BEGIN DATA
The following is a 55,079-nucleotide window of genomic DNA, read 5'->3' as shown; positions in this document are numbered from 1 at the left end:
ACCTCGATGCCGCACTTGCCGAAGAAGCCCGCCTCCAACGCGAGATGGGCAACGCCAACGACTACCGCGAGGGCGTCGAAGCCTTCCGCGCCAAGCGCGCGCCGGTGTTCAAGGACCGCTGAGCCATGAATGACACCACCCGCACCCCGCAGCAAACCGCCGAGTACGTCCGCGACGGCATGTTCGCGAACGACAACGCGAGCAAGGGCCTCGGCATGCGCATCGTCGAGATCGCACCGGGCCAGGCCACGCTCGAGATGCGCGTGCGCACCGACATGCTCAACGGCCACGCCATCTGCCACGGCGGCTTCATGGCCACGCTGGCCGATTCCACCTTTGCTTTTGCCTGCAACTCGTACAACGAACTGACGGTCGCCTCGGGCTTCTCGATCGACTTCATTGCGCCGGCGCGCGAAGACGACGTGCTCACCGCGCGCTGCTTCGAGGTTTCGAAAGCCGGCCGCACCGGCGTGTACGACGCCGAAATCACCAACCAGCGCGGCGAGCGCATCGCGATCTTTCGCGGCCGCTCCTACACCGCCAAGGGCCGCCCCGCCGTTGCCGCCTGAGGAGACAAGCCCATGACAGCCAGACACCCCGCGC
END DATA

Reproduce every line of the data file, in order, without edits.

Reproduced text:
The following is a 55,079-nucleotide window of genomic DNA, read 5'->3' as shown; positions in this document are numbered from 1 at the left end:
ACCTCGATGCCGCACTTGCCGAAGAAGCCCGCCTCCAACGCGAGATGGGCAACGCCAACGACTACCGCGAGGGCGTCGAAGCCTTCCGCGCCAAGCGCGCGCCGGTGTTCAAGGACCGCTGAGCCATGAATGACACCACCCGCACCCCGCAGCAAACCGCCGAGTACGTCCGCGACGGCATGTTCGCGAACGACAACGCGAGCAAGGGCCTCGGCATGCGCATCGTCGAGATCGCACCGGGCCAGGCCACGCTCGAGATGCGCGTGCGCACCGACATGCTCAACGGCCACGCCATCTGCCACGGCGGCTTCATGGCCACGCTGGCCGATTCCACCTTTGCTTTTGCCTGCAACTCGTACAACGAACTGACGGTCGCCTCGGGCTTCTCGATCGACTTCATTGCGCCGGCGCGCGAAGACGACGTGCTCACCGCGCGCTGCTTCGAGGTTTCGAAAGCCGGCCGCACCGGCGTGTACGACGCCGAAATCACCAACCAGCGCGGCGAGCGCATCGCGATCTTTCGCGGCCGCTCCTACACCGCCAAGGGCCGCCCCGCCGTTGCCGCCTGAGGAGACAAGCCCATGACAGCCAGACACCCCGCGC